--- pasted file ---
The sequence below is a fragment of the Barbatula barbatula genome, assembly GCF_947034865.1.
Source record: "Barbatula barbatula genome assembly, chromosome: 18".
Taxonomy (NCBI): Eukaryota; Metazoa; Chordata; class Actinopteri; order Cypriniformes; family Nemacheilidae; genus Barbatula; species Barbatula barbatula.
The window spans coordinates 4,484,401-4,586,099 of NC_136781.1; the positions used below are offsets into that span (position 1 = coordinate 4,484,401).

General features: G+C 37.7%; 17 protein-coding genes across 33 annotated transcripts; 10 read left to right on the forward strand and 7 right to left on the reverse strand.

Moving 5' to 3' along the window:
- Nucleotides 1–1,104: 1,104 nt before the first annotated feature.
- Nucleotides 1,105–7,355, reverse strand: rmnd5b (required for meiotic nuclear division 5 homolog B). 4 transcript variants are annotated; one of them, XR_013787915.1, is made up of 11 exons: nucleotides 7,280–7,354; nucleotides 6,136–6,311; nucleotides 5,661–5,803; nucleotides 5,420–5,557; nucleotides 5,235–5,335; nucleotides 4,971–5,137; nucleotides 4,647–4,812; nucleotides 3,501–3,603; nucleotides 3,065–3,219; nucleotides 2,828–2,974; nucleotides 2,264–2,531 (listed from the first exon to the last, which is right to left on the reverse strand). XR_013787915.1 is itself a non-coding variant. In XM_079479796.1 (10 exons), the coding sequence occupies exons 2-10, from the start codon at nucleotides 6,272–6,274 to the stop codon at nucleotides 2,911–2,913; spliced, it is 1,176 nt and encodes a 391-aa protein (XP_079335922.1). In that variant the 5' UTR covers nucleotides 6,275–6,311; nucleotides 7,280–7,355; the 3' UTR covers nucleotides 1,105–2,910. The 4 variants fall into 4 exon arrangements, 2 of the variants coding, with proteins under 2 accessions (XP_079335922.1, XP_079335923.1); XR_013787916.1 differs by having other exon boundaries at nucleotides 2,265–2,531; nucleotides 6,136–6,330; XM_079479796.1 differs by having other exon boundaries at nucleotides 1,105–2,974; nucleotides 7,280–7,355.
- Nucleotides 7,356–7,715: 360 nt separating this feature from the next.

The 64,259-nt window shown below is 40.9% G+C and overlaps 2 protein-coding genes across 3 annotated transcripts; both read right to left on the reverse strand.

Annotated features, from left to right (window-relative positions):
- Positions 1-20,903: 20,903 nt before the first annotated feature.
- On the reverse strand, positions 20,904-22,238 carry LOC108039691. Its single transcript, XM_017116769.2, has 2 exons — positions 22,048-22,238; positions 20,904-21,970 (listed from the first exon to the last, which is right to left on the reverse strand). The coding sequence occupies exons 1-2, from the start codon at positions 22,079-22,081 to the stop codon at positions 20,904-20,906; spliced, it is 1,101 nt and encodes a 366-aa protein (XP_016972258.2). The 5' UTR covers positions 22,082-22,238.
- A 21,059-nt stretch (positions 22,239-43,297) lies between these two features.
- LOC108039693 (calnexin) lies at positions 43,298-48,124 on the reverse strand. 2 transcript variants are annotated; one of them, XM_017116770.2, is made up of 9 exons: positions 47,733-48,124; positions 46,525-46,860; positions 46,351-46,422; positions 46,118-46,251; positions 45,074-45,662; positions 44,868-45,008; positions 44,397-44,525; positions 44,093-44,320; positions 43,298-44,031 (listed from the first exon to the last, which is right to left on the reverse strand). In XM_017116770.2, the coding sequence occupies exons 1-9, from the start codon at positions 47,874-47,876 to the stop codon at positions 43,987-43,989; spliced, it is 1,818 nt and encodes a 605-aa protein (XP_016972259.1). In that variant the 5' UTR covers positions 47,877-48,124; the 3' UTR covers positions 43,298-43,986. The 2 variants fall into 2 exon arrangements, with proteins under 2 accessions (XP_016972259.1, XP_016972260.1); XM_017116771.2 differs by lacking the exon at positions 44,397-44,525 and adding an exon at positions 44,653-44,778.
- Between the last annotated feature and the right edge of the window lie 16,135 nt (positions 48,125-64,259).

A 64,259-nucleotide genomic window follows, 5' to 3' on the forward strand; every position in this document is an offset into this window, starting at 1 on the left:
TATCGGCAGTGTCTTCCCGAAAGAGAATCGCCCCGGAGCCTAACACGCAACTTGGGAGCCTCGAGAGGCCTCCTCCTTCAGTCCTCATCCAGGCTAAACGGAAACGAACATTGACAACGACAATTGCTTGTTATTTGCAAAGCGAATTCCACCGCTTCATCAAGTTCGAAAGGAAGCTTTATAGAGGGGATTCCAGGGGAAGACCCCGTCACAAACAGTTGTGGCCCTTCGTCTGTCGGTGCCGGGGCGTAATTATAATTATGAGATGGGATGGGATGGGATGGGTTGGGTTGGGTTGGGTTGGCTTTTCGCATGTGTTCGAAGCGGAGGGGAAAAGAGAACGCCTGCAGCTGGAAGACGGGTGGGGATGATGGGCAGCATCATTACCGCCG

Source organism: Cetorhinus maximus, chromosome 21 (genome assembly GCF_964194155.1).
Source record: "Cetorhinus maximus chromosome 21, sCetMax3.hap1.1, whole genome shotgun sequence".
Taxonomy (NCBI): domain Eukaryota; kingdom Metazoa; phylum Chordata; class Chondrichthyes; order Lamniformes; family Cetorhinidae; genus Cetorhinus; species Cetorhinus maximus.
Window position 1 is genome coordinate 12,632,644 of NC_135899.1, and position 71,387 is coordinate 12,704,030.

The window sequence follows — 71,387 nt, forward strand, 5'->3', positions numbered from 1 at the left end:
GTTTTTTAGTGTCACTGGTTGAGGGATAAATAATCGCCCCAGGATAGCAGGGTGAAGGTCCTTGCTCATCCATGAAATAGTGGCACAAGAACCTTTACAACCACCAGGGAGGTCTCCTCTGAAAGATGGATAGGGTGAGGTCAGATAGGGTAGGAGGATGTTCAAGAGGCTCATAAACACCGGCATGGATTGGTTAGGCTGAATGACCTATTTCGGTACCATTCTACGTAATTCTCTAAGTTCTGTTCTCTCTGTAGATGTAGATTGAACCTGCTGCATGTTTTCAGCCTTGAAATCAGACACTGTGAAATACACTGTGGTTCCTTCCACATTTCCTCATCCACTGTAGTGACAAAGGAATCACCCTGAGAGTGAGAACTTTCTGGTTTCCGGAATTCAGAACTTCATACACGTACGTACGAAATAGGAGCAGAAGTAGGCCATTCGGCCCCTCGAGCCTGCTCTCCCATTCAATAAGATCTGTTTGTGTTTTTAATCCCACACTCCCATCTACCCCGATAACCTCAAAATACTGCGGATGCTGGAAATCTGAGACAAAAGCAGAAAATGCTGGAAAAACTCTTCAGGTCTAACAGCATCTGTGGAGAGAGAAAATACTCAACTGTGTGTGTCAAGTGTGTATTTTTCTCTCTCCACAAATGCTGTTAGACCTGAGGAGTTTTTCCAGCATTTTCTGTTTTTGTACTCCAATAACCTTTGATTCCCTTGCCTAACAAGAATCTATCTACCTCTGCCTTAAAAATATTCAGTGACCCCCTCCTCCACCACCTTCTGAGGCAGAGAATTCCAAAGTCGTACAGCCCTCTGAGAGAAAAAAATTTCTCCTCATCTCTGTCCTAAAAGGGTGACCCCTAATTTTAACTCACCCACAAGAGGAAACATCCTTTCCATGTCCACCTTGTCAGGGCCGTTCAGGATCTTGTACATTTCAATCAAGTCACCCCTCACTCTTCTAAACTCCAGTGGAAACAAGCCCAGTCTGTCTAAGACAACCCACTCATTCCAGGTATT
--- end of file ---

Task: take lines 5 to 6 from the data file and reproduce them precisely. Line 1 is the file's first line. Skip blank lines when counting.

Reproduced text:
General features: G+C 37.7%; 17 protein-coding genes across 33 annotated transcripts; 10 read left to right on the forward strand and 7 right to left on the reverse strand.

Moving 5' to 3' along the window: